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Tuesday, 12 Dec 17 - Tux Machines is a community-driven public service/news site which has been around for over a decade and primarily focuses on GNU/LinuxSubscribe now Syndicate content

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openSUSE Weekly News Issue 97 is out!

Filed under
SUSE

Issue #97 of openSUSE Weekly News is now out!

GwenView ReView - The Linux killer application?

Filed under
Software

dedoimedo.com: I do not know who Gwen is or what she looks like, but GwenView looks good and it's a great application. When it comes to working with images, GwenView offers the right balance.

A New Game Comes To Linux And It's Not A FPS

Filed under
Gaming

phoronix.com: While quality native Linux games are rather in short supply, those that do end up coming out of the professional game studios end up being first-person shooters. If though you have been trying to find a new non-FPS game that has native Linux support, there is a new one emerging and that is QuantZ.

Linux Version of App Store?

Filed under
Linux
Software

lebokov21.com: Today I read a blog post from the technology section of Canada.com. In the post, the author mentioned about Apple’s App Store in which it is really true that “there’s an App for that”. He was saying that there are over 100,000 applications available on App Store and you can find anything you want. As a Linux user myself, I have to say that Linux users have been enjoying this for a long time.

Google: Firms can 'get rid' of Office in a year

Filed under
Google

zdnetasia.com: In a year, most enterprises will have the choice to "get rid of [Microsoft] Office if they chose to", suggests Dave Girouard, president of Google's enterprise division.

Software ahead of the curve

Filed under
Software
  • Software ahead of the curve: Gwibber 2.0
  • Kopete – The KDE Messenger for Linux
  • FreeOrion Is A Science Fiction Strategy Game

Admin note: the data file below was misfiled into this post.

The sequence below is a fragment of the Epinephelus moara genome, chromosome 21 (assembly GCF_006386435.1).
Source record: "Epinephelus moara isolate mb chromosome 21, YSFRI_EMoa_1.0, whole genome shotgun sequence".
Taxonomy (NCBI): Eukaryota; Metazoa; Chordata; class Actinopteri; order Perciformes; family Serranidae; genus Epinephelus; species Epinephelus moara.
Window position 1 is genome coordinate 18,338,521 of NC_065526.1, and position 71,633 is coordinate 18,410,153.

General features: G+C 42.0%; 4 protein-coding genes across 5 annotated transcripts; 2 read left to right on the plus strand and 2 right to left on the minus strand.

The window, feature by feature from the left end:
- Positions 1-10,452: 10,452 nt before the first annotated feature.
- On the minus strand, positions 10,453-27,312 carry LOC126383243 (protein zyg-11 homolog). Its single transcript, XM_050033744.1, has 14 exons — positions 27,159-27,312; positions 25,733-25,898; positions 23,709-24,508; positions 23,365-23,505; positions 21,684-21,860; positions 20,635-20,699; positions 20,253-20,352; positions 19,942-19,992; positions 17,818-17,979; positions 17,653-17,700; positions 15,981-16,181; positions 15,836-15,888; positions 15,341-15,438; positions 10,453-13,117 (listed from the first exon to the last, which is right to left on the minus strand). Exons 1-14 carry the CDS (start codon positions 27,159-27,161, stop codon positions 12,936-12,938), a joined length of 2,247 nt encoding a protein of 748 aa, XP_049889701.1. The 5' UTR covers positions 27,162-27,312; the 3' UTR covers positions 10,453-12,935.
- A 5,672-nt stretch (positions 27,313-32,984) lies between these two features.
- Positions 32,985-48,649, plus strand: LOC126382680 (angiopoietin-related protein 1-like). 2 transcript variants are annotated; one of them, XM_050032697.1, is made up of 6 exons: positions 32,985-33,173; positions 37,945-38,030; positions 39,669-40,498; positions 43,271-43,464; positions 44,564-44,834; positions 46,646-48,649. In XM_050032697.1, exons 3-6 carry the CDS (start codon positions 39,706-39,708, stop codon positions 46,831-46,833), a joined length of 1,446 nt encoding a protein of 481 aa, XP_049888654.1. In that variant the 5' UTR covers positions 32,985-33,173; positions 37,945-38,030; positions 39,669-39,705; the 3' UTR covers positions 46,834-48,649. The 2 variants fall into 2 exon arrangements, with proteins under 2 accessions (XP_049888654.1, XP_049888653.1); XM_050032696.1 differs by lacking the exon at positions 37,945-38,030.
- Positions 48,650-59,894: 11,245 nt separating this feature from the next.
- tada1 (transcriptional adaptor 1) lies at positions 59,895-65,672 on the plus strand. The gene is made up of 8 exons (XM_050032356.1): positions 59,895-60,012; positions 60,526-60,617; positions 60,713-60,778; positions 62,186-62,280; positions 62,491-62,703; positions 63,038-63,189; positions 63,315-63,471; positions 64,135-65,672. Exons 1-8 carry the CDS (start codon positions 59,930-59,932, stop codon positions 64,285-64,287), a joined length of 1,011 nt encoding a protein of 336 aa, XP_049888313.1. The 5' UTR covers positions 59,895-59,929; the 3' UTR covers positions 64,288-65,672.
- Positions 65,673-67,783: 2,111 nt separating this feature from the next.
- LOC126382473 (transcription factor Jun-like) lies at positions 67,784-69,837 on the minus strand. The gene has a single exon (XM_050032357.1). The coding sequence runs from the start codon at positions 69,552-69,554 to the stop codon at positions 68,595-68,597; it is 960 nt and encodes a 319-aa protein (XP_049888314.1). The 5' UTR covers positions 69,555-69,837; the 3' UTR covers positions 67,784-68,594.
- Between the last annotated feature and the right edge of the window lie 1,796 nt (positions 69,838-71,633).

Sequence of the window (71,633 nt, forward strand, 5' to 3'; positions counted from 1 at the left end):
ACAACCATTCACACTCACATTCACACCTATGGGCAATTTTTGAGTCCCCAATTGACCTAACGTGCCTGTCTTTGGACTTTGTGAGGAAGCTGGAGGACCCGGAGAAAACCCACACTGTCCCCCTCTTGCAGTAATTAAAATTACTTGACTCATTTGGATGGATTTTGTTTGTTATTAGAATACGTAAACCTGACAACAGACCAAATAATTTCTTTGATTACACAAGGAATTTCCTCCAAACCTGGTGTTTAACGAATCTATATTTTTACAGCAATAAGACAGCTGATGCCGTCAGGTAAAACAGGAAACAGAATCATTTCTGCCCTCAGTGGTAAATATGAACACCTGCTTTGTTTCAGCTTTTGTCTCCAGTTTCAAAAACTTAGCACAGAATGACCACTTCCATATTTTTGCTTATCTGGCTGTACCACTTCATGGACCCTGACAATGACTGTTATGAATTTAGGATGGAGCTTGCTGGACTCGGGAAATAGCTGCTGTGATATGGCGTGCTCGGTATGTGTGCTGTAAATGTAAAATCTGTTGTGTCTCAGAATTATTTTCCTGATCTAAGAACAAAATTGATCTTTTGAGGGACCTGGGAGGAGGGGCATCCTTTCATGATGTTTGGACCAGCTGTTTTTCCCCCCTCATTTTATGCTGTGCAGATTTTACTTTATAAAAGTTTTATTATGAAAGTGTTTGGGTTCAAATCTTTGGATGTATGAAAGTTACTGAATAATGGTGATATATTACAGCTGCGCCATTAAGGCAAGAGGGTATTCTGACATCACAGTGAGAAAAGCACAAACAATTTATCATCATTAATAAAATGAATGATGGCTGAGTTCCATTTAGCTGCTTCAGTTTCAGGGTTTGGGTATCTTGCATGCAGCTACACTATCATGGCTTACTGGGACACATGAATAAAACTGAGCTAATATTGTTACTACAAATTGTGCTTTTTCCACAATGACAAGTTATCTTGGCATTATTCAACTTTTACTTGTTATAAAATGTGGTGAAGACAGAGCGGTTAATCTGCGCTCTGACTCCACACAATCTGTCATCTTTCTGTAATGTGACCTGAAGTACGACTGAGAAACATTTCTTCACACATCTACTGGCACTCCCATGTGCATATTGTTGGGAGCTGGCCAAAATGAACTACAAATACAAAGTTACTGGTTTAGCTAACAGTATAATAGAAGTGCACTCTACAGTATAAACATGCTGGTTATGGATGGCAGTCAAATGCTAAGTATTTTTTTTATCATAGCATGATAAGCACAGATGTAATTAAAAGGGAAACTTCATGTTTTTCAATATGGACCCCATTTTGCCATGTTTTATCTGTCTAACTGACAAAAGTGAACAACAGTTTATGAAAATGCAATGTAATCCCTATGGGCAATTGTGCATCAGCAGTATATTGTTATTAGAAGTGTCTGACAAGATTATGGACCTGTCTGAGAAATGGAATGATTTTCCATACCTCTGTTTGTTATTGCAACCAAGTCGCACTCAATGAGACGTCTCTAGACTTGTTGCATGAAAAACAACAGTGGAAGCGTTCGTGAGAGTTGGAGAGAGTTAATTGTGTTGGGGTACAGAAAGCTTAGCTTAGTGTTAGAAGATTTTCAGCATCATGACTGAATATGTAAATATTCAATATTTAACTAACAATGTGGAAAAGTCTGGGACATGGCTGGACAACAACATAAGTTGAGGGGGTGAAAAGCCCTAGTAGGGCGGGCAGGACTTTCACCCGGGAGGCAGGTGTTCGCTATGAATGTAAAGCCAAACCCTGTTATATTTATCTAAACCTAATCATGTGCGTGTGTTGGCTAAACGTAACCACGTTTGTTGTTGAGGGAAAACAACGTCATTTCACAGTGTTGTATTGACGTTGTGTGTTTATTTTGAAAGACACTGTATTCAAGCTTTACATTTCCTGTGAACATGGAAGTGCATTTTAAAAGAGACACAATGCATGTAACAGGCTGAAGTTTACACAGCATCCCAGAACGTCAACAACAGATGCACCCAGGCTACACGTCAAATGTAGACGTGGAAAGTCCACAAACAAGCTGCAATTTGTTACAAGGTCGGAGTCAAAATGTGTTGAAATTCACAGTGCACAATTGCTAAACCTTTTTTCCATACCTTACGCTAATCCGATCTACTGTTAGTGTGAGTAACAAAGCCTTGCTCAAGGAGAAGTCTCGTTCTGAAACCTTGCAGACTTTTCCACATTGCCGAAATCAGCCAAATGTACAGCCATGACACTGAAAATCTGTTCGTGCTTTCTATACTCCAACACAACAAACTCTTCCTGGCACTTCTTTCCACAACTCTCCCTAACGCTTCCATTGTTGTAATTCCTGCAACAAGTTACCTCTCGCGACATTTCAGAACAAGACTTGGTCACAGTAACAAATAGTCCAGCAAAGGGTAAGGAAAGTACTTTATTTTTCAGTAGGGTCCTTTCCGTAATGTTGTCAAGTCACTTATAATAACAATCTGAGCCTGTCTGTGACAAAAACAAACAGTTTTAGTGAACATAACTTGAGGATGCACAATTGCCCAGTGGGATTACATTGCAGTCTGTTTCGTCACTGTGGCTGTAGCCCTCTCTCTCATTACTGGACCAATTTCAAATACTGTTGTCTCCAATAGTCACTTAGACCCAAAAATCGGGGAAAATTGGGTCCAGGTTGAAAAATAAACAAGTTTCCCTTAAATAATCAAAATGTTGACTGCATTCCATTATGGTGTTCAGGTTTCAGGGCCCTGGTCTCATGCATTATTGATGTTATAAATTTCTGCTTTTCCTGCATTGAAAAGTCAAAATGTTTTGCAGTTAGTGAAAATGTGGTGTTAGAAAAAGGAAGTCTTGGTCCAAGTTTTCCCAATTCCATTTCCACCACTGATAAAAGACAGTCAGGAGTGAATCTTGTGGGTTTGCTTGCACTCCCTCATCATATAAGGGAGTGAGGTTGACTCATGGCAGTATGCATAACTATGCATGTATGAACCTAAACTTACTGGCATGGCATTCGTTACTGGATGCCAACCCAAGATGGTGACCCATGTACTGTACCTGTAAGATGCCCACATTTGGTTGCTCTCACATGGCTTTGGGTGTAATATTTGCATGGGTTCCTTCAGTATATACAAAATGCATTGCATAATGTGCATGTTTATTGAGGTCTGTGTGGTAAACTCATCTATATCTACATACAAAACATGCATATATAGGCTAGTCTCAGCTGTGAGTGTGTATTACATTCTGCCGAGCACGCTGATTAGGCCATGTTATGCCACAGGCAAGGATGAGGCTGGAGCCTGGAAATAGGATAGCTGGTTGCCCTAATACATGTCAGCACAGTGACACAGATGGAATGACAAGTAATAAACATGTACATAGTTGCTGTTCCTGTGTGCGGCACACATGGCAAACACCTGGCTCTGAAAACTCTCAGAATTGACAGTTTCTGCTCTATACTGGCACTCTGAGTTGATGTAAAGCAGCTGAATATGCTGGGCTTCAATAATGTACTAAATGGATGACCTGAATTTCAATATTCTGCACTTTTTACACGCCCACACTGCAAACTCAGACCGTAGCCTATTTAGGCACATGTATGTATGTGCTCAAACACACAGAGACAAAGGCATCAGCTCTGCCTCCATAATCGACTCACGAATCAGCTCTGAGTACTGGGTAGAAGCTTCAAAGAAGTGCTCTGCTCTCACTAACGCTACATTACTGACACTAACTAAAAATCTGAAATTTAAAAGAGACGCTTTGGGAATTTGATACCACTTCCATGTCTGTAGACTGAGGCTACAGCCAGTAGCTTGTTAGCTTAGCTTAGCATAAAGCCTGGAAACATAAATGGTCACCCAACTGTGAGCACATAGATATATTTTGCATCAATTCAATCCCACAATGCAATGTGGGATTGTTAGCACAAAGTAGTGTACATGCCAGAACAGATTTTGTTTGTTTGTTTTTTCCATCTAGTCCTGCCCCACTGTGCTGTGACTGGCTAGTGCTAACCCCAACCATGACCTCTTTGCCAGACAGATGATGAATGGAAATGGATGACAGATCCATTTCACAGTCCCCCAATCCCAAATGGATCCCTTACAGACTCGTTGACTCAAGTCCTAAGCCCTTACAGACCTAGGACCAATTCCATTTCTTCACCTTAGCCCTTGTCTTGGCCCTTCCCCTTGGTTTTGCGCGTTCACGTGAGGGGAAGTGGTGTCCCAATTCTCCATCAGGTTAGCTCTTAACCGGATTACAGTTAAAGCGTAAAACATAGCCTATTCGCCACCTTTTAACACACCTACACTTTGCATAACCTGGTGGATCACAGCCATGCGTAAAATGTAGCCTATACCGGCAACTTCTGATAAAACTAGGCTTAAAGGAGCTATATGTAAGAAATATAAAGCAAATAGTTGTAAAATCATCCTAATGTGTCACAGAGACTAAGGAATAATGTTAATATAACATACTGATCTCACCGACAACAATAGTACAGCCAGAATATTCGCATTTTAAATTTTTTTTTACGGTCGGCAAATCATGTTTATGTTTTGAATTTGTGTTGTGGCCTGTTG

Ubuntu 9.10 Live CD and Mandriva One 2010 Compared

Filed under
MDV
Ubuntu

linuxbsdos.com: For this review, however, I’m doing a two-for-one – revewing and comparing two very popular distros. For the reader, I think it makes it very easy (or easier) to evaluate distros.

The KDE adventure continues

Filed under
KDE

ken.ath.cx: So I’m still using KDE surprisingly, and actually liking it. Finally got most of my keybinds working so I can work efficiently. I found KDE’s ability to easily pass key presses to a specific window quite nifty, allowing me to easily map all my multimedia keys to work with XMMS.

The yin and yang of Ubuntu 9.10

Filed under
Ubuntu

cubicgarden.com: So I upgrade my dell XPS laptop to Ubuntu 9.10 pretty soon after the launch of 9.10, and to be honest its been pretty good to me. However I have had a couple of problems.

Cloud is Just Another Word for "Sucker"

linuxtoday.com: As much as we warn about privacy, security, and reliability problems in cloud computing, it's coming and we can't stop it. So do we join the cloud party? Heck no.

today's leftovers:

Filed under
News
  1. Mandriva 2010 Spring development has begun
  2. Fedora 12 One-Page Release Notes PDF
  3. Hands-On: Chumby Classic vs Chumby One
  4. Commercial Editor UltraEdit Now Also for Linux
  5. Fedora 12 Linux Tackles Virtualization
  6. MPlayer Now Supports Most HD-DVD/Blu-Ray Codecs
  7. Netbook OS news roundup: Chrome, OpenSUSE, Mandriva, Jolicloud
  8. Wally is a kick-ass, connected wallpaper changer
  9. Flicking Around with KDE 4.4
  10. Communities Vs. Teams: Open Source Needs Both
  11. Heard it through the Foresight grapevine...
  12. Eric Clapton using Drupal
  13. Windows 7 sure looks a lot like KDE 4...
  14. The OOM Killer and How to Make it Less Annoying
  15. The MySQL question - free or free-market?
  16. Perl.org refresh goes live
  17. Great Documentation Is Key to Open Source Success
  18. Learning Python, fourth edition
  19. Did the Economic Meltdown set the perfect launch time for LINUX desktops?
  20. Icculus on Aquaria
  21. My Debian Black-out – the price of bleeding edge